The Thinkware X800 dash cam combines reasonable daytime quality with potentially useful driver aids. It’s also got a large touchscreen, which helps you aim it properly and change the settings from inside the car. However, it’s a little pricey, and its night time video is disappointingly soft and lacking detail.
- color touchscreen
- Advanced driver aids
- Poor night videos
- Some GPS features need optional antenna
- UKRRP: £249
GPSGPS is built-in, so footage is stamped with the exact location, although you do need the external GPS receiver for this feature to work.
resolutionShoots at 1440p from the front camera and 1080p from the rear.
You can buy Thinkware’s X800 dash cam on its own for about £200, or as a front and rear camera bundle for about £250 – I’m reviewing the bundle.
It’s generally a well specified camera, with a high-ish 1440p (QHD) resolution. Its rear-view module offers only 1080p (Full HD), but that should still be enough to record the detail you’ll likely need. At the time of review, the X800 bundle was £100 cheaper than Thinkware’s Q1000 bundle. Is it better value?
Design and features
- A fiddly windscreen mount, plus rear camera
- GPS positioning, parking mode, and advanced driver assistance
- 1440p resolution front, 1080p rear, with night mode
This is a significantly cheaper bundle than the Thinkware Q1000. While the X800 has got a lower resolution rear camera and no Wi-Fi, it has a large 6.9cm color touchscreen, so you get a decent live view.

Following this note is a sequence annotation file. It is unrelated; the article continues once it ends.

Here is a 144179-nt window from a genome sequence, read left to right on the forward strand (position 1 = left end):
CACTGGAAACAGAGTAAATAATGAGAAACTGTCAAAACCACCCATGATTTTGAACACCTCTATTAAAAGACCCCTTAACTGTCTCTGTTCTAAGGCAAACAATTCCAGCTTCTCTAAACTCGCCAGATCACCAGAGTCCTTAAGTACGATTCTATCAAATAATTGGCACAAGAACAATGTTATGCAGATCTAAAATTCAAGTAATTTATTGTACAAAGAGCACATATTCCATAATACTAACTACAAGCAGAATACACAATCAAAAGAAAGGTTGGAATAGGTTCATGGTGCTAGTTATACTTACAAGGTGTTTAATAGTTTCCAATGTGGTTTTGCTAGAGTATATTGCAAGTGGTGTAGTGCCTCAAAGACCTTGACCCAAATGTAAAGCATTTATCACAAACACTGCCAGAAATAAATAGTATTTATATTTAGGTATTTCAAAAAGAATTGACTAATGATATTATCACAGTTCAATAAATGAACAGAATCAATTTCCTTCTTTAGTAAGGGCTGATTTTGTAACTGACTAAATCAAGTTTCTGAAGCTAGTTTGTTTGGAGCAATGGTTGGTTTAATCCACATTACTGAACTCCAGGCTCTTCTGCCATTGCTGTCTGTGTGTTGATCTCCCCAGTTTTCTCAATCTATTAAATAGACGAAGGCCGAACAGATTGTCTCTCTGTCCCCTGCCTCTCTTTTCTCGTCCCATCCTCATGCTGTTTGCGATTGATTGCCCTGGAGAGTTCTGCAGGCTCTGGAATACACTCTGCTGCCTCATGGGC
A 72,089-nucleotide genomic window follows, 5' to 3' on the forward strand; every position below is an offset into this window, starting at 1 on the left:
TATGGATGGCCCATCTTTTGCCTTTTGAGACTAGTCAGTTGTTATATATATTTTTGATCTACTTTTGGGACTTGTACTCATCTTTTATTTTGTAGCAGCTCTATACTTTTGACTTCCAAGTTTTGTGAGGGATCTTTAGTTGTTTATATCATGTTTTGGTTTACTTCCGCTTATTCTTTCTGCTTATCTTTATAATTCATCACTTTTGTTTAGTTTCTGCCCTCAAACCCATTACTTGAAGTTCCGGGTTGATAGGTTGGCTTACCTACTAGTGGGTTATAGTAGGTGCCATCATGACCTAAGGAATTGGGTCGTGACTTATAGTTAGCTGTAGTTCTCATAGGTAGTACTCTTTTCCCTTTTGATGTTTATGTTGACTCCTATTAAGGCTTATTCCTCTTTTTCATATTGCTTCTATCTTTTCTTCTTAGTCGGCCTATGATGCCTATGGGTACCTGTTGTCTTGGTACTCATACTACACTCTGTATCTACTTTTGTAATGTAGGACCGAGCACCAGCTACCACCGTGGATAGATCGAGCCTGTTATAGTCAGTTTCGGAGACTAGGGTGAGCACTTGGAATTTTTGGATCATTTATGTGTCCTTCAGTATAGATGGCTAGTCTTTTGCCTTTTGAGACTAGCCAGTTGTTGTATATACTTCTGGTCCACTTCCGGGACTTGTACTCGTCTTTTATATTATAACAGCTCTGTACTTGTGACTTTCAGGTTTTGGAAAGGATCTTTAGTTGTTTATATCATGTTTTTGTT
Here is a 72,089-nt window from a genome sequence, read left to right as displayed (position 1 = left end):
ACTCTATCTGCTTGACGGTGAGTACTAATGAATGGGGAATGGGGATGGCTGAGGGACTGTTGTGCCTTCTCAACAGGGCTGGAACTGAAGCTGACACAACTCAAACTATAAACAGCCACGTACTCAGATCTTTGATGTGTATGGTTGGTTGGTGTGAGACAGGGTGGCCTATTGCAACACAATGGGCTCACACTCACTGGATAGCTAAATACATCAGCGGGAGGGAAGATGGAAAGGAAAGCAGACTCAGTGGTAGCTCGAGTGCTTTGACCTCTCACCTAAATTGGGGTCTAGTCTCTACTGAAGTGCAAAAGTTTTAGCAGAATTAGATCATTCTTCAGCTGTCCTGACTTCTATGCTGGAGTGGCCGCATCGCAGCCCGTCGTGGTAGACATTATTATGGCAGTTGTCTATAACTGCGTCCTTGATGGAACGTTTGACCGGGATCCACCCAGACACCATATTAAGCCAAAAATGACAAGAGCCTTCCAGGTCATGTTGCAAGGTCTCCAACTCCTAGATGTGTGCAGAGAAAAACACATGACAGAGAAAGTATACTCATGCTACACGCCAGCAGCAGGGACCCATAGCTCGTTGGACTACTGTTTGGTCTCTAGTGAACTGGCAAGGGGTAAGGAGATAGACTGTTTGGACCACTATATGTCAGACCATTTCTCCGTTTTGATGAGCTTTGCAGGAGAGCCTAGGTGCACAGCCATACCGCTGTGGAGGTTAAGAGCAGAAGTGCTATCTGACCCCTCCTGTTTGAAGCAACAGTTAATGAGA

This dashcam looks much more like a conventional compact camera than the slimline Q1000. Although it comes with an adjustable mount that holds it a little way below the window, it’s not too intrusive provided you position it carefully.
I’m not a huge fan of the X800’s windscreen mount. Like all the Thinkware front and rear cameras I’ve tested, there’s no pull tab on the plastic that covers its sticky pad, so you’ll spend ages trying to tease it off.
Once you’ve done this you can mount it on the windscreen, adjust the camera angle, and then tighten it up to stop it from moving. While it’s easy to retrieve the microSD card from this camera’s slot, you’ll need to unplug the rear camera jack before you can slide the dash cam itself off its mount. Worse, you’ll need to mount the camera before plugging the jack back into the hole, which you won’t be able to see.
Thinkware’s X800 website seems confused about whether this dash cam has GPS or not. It definitely does, recording position location alongside video, but it’s not enabled unless you fit the external GPS receiver. This now appears to come as standard with the front and rear bundle, but it’s worth checking when you buy. The antenna also connects to the camera’s top side, so it’s another lead to fiddle with if you want to remove the X800 from your car.
Like many dash cams, the X800 comes with a rear camera cable that’s several meters long. That’s great if you’ve got a van – or a limo – but in a normal car, it might leave you with a couple of meters of unnecessary cable to conceal.
In this case, the lead uses four-pole 2.5mm jack connectors, so you probably could find a shorter alternative if you looked around. I managed to mount the rear camera itself upside down, but thankfully there’s a setting to invert the video from it. The X800’s big screen makes it easy to access and change its settings from the car, and you can even browse and replay stored videos.
Remove the camera’s microSD card and you can, of course, view your recordings on a computer. Unfortunately, while the X800 can stamp your speed onto footage, it doesn’t also stamp GPS coordinates onto it.